An estimated four percent of people in Massachusetts have an opioid use disorder and 2,107 people died of an overdose last year.
RIZE Massachusetts (RIZE), a state-wide philanthropic initiative, chose six organizations from a broad pool of applicants to receive $50,000 design grants for its inaugural Saving Lives, Improving Health: Redesigning Opioid Use Disorder Care program.
The goal of this grant program is to establish or expand systems of low threshold, on-demand treatment to prevent death, support long-term recovery, and improve health and quality of life. “These grants highlight the dedicated professionals in Brockton and all over the Commonwealth who are working on the frontlines of this crisis and who will help alleviate its devastating effects on our families and our communities,” said Brockton Mayor Bill Carpenter.
The six grant recipients will collaborate with dozens of different agencies and organizations within their communities to provide a more comprehensive system of care that will serve the most vulnerable populations throughout the Commonwealth. “It’s quite clear there is enormous potential and energy in Massachusetts to address the opioid epidemic in a thoughtful, innovative, and evidence-generating manner. This first round of design grant recipients all have proven track records of taking on tough health care challenges with creativity, compassion and rigor,” said RIZE Board Chair David Torchiana, MD, President and CEO Partners HealthCare.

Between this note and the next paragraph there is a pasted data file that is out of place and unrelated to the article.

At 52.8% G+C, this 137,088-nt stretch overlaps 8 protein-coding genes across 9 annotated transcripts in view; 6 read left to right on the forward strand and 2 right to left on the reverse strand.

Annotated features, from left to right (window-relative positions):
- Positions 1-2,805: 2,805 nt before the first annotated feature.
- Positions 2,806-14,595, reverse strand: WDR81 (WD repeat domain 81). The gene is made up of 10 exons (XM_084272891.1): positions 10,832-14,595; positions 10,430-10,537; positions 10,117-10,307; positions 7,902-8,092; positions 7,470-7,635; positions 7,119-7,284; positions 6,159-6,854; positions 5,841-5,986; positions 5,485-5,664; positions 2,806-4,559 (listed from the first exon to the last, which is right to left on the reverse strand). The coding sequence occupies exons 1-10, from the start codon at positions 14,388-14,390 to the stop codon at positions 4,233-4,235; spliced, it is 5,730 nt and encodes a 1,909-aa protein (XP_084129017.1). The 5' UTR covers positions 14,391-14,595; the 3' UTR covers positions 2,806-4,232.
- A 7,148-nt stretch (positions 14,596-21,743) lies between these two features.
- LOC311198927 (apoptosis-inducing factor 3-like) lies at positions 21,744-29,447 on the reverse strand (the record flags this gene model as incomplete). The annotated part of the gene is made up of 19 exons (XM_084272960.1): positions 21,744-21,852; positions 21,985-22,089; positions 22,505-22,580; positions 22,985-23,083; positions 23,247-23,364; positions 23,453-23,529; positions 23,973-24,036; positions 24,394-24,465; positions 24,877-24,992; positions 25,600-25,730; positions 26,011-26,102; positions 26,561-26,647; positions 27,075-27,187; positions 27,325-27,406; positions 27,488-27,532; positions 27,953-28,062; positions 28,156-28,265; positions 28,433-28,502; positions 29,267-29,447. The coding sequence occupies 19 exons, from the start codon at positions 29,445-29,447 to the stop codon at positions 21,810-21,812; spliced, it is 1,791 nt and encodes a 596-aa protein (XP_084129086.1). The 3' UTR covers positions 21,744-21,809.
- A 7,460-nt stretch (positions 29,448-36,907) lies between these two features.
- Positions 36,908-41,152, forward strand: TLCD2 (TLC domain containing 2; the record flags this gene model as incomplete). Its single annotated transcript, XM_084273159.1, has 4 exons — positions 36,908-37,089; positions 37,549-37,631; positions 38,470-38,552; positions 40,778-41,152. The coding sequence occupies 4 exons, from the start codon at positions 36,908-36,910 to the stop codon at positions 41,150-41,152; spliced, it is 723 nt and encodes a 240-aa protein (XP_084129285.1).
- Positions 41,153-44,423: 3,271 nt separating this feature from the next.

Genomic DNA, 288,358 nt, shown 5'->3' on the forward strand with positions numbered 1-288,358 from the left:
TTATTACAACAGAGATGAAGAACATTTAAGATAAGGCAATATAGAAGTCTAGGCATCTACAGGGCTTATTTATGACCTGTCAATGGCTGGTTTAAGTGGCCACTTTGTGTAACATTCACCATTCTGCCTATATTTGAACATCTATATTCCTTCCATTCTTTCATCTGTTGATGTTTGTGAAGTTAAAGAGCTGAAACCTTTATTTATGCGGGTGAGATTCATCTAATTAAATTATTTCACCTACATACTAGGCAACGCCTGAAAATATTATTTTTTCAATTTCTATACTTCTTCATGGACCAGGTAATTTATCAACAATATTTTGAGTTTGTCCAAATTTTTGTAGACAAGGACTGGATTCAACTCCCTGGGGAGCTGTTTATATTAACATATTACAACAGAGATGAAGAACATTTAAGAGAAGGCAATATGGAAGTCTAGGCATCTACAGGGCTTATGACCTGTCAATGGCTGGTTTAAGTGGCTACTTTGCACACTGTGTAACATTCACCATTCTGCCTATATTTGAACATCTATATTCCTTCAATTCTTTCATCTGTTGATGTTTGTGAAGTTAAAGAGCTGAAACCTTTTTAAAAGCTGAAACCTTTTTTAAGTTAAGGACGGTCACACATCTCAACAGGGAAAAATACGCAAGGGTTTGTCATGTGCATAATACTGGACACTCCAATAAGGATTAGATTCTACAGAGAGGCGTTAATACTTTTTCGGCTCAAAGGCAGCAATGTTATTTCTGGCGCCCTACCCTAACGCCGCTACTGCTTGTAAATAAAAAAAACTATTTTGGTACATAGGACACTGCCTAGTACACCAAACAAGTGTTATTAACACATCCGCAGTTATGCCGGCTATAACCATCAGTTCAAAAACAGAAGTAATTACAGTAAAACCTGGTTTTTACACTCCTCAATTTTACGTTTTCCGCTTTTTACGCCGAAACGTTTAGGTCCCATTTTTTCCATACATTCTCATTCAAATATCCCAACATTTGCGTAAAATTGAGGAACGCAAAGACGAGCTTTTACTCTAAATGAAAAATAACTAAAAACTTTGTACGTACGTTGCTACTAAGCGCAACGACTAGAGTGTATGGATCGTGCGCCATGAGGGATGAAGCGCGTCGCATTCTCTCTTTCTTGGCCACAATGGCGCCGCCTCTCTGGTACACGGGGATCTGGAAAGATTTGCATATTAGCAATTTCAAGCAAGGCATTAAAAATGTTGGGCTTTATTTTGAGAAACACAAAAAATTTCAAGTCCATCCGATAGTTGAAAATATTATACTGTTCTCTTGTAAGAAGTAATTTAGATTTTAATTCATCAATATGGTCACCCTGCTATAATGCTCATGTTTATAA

The six grant recipients are:
Boston Health Care for the Homeless Program
Brockton Neighborhood Health Center
Cambridge Health Alliance
Center for Human Development in Western MA
Community Healthlink in Worcester
Lynn Community Health Center
The grantees proposed promising approaches to delivering care for people at greatest risk of opioid overdose and addiction, including the use of medication assisted treatment. “We need a treatment model specifically focused on our rural geography and more resources to fight this crisis in Western MA. This RIZE grant will provide a critical infusion of funds to the area,” said Center for Human Development President and CEO Jim Goodwin.
Executive Director Julie Burns said RIZE will evaluate the effectiveness of the design grants using shared measures and data protocols and will fund two-year implementation grants for the programs that demonstrate the greatest potential. Implementation grants will be awarded in June 2018.
Learn more about our grant recipients.